Medical Treatments for Fibroids

Medical Treatments for Fibroids

Currently there are not any available medicines that will permanently shrink fibroids.
Medicines can help control fibroid-related symptoms and are often used to reduce the size of fibroids.

In the absence of estrogen fibroids usually decrease in size.

Unfortunately, the effect is temporary, and the fibroids rapidly go back to their pre-treatment size when the medication is discontinued.

Drugs may also be recommended before surgery to make the surgery less difficult.

 

Heavy bleeding can often be decreased with birth control pills.
There are a number of medications in the family of GnRH agonists, which induce a temporary chemical menopause. 

 

GnRH agonists

Gonadotropin-releasing hormone (GnRHa) agonists are used to shrink fibroids.
These are the most effective medications for the treatment of fibroids.

Lupron is the most commonly used drug in this class (Synarel, Zoladex are the others).

It is given by monthly injection in your doctor's office.

After you stop taking the drug, your period will return to normal in 1 to 3 months.

Unfortunately,if you do not have one of the other treatments, the fibroids will also return to their original size within a few months after cessation of GnRH agonist treatment

 

These drugs

  • reduce estrogen and progesterone levels
  • reducing the blood flow to the fibroids
  • making them smaller


 

Women who use these drugs will have their periods stop and will temporarily experience other symptoms of menopause, such as

  • hot flashes
  • vaginal dryness
  • headaches


since they induce a low-estrogen state.

 

Because fibroids are dependent on estrogen for their development and growth, induction of a low estrogen state causes reduction of tumor and uterus mass, resolving pressure symptoms.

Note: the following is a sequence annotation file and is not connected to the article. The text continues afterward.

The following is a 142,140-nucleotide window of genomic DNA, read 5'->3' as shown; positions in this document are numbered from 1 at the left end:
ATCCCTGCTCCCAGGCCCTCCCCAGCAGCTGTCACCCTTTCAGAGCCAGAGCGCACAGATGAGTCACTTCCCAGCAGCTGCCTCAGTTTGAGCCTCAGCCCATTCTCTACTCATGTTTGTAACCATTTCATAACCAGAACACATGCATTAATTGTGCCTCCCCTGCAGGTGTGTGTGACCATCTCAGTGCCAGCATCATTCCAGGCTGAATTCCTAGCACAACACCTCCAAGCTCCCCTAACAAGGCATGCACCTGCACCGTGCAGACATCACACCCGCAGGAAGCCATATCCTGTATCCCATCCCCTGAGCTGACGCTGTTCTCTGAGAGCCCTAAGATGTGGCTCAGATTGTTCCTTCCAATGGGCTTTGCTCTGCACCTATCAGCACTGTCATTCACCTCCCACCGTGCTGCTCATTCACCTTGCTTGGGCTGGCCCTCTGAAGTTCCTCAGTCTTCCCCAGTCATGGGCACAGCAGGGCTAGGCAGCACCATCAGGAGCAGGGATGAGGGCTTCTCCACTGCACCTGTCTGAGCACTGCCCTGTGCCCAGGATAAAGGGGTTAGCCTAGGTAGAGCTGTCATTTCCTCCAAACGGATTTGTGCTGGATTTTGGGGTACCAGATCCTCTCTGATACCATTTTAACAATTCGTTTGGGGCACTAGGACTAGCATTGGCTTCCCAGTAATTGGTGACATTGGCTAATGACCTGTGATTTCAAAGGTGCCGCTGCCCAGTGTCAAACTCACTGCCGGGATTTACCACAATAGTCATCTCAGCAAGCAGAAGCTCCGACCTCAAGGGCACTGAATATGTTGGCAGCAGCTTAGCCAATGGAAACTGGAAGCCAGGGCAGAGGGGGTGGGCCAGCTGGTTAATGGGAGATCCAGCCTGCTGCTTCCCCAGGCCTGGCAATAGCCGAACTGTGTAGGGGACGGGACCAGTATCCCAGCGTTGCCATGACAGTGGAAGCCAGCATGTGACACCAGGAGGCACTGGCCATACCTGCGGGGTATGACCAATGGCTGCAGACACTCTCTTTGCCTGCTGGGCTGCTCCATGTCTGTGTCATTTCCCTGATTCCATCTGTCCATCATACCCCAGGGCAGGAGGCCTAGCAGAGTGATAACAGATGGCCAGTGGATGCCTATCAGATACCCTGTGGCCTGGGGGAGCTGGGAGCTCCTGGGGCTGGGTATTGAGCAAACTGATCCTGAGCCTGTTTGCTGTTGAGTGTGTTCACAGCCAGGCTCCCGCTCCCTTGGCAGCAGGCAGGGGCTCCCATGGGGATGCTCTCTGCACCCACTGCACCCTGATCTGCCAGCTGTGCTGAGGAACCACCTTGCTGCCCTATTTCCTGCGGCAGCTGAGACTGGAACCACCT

(Uterine volume has been shown to decrease approximately 50% after three months of GnRH agonist therapy.)

In addition to decreasing the size of the uterus, treatment with GnRH agonists also stops menstrual flow (amenorrhea), allowing women with bleeding-induced anemia to significantly increase their iron stores.

 

Additionally, because bone also requires estrogen, long term use of GnRH agonists can significantly decrease bone density and can lead to bone loss (osteoporosis).

Because estrogen levels drop dramatically, the bone loss can be severe.

 

Currently, use of GnRH agonists alone for treatment of fibroids is usually limited to a short 1 to 3 month preoperative course to

  • shrink the uterus
  • facilitate a surgical procedure
  • induce amenorrhea to improve hematologic condition before surgery.


In order to avoid osteoporosis, they should not be used for more than 3 to 6 months.

 

"Add-back" regimens

The combination of GnRH agonists and low doses of the steroid hormones estrogen and progesterone has been employed to safely extend the maximum duration of GnRH agonist therapy without sacrificing efficacy.

These regimens have been studied for use of up to 2 years.

Preliminary data suggest they may be safe and effective

  • if the hormone dose is low (equivalent to menopausal replacement doses vs high dose birth control pills)
  • if the GnRH-agonist is given alone first, allowing the uterus to shrink before the hormones are added.


This approach appears to maintain uterine shrinkage and control of bleeding while supporting other tissues such as bone and minimizing side effects such as hot flashes that accompany the low estrogen levels induced by GnRH-agonist therapy alone.

 

Birth control hormones
Birth control hormones (in the form of birth control pills, a skin patch or a vaginal ring) can help control heavy menstrual bleeding.
However, they do not shrink fibroids.